Terre crue ; Raised on a Bleu turquin marble pedestal.
Dimensions : H : 23,2 in ( including base 5 in) - W : 14 in -D : 10,2 inches
It is to Claude-André Deseine that we propose to attribute this beautiful bust, probably sculpted in the last years of the 18th century. Claude André Deseine was born in Paris on April 12, 1740 into a family of artists of which he was the eldest. His brother Louis-Pierre (1749-1822) was also a sculptor, and his other brother Louis-Etienne (1752-1783), was an architect. A pupil of Augustin PAJOU (1730-1809) in the academic school, Claude-André was enrolled in 1774 and in 1778 received the third prize in the January district. (1) He exhibited at the Salons of 1782, 1791 and 1793 with a pronounced taste for the execution of portraits (2).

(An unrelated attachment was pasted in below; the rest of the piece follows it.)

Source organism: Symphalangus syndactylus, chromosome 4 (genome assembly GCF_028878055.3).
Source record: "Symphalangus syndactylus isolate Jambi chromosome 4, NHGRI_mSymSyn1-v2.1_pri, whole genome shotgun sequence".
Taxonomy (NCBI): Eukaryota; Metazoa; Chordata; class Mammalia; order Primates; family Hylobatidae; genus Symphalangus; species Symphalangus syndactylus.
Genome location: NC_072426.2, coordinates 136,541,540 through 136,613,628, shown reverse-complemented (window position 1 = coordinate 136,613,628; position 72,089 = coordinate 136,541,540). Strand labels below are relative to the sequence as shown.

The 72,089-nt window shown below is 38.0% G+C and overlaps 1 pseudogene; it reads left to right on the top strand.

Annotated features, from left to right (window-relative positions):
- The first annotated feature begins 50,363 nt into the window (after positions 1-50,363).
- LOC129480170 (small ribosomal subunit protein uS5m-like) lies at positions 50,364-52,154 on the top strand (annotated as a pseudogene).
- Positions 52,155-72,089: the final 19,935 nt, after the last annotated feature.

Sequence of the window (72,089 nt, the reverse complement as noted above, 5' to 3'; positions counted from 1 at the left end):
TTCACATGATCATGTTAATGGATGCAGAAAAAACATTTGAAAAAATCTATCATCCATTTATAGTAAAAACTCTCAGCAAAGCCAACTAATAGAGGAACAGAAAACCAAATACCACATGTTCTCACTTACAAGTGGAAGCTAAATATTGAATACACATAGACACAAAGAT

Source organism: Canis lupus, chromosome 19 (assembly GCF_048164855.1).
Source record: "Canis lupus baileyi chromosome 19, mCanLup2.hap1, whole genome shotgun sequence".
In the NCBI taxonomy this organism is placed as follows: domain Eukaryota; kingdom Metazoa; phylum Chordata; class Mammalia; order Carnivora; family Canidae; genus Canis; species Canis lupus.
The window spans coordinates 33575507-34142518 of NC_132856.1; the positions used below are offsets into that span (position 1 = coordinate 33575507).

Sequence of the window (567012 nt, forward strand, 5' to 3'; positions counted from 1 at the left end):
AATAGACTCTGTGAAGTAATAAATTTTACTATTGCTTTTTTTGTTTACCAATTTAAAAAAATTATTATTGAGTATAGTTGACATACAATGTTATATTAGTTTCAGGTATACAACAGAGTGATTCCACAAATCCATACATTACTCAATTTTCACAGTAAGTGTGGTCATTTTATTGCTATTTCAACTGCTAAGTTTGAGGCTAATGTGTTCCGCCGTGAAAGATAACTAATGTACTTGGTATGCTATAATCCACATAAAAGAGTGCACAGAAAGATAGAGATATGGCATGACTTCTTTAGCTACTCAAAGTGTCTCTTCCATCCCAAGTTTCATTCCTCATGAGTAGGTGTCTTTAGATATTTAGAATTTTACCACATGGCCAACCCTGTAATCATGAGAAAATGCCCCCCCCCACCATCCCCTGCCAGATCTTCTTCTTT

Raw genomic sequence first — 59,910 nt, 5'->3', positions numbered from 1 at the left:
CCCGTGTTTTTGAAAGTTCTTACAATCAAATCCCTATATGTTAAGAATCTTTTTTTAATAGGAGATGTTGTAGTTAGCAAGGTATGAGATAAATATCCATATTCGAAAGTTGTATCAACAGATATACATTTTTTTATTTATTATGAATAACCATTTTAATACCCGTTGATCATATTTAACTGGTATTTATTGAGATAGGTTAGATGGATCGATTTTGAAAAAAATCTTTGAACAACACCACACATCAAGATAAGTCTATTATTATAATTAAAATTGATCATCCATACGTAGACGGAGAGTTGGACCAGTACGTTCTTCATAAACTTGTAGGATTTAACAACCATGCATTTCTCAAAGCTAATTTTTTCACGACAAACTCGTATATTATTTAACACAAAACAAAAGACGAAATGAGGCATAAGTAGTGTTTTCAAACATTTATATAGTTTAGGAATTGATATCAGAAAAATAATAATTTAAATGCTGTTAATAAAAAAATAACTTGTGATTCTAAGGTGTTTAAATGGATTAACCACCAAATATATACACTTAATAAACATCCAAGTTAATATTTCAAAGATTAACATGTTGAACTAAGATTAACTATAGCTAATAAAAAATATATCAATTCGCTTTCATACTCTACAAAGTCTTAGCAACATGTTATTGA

Unlike his brother Louis-Pierre, who was rather erased during revolutionary events, Claude-André Deseine espoused their ideas and thus made himself useful as a sculptor of personalities. He notably executes the portrait of Maximilien Robespierre preserved today at the Museum of the French Revolution in Vizille (3) but also the portrait of Mirabeau (4) or the portrait of Lepeltier of Saint-Fargeau (5) ; even the face of Danton's wife who will have been exhumed a few days after her burial, by order of her husband, to make a cast.
(1) Anne-Marie de Lapparent, Louis-Pierre Deseine, Paris, CTHS, collection Archéologie et Histoire de l’Art, n°32, 2012, p.21. (2) Sanchez P., Dictionnaire des artistes exposant dans les Salons des XVII et XVIIIème siècles à Paris et en Province, vol. 1, 2004, pp. 510-511. (3) Maximilien Robespierre , terre cuite, Vizille, musée de la Révolution française, inv. 1986-243. (4) Mirabeau, plâtre, 1791, Rennes, musée des Beaux-Arts, inv. 877.32.1 (5) Lepeltier de Saint-Fargeau, plâtre, 1793, Bourges, Hôtel Lallemant, musée des arts décoratifs.